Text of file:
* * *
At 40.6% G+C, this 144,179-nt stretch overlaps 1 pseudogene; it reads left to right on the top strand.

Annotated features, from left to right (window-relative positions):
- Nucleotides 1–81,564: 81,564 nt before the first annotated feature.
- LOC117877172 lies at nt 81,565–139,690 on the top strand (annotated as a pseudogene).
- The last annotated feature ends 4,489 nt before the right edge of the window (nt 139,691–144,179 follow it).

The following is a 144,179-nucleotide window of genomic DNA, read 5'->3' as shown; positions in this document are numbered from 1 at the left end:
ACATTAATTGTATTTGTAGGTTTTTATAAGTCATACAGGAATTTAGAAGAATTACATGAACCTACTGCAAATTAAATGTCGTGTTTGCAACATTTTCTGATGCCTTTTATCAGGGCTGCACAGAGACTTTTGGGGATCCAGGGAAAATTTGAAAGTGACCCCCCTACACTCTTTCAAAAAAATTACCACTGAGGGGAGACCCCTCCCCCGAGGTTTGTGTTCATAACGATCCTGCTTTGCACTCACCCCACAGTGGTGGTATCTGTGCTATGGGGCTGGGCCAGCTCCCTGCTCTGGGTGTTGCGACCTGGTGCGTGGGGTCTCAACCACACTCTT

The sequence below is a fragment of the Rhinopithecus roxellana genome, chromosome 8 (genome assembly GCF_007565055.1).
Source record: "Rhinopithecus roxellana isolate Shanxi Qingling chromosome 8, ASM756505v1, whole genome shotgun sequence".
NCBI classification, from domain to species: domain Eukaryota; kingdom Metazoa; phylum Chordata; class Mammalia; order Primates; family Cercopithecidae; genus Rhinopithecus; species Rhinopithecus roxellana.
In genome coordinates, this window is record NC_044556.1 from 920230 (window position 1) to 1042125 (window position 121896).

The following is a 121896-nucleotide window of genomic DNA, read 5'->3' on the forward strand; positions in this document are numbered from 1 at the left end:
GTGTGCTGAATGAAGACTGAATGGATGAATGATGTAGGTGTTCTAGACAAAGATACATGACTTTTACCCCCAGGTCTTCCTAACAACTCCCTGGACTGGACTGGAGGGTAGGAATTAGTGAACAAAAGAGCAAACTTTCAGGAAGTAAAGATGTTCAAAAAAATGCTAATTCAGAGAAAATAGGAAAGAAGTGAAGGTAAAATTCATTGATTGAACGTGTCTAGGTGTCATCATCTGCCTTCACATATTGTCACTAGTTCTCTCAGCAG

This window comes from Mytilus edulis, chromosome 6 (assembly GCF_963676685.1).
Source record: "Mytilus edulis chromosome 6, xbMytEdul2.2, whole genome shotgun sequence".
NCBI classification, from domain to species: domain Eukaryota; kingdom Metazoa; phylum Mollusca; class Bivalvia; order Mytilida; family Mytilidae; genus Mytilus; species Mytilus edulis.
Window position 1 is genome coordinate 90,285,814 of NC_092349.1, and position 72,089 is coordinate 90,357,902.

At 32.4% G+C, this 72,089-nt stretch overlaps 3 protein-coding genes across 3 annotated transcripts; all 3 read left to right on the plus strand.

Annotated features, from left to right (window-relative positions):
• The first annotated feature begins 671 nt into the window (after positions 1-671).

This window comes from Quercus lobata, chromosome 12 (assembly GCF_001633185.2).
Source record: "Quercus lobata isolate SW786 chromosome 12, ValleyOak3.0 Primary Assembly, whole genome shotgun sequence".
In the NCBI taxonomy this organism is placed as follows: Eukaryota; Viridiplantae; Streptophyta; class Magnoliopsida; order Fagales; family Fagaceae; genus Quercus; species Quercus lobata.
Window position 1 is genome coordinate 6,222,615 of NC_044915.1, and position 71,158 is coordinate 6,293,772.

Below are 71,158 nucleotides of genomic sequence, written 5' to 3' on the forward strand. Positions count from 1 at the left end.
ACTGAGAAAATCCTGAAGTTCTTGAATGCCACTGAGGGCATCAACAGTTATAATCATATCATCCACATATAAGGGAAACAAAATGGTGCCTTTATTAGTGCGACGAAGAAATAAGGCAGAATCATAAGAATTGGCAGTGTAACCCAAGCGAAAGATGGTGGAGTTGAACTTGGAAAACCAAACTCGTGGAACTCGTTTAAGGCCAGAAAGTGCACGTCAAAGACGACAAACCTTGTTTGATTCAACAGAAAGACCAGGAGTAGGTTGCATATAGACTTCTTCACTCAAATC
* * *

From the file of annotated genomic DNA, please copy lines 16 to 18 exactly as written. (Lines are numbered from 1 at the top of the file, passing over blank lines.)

NCBI classification, from domain to species: domain Eukaryota; kingdom Metazoa; phylum Mollusca; class Bivalvia; order Mytilida; family Mytilidae; genus Mytilus; species Mytilus edulis.
Window position 1 is genome coordinate 90,285,814 of NC_092349.1, and position 72,089 is coordinate 90,357,902.

At 32.4% G+C, this 72,089-nt stretch overlaps 3 protein-coding genes across 3 annotated transcripts; all 3 read left to right on the plus strand.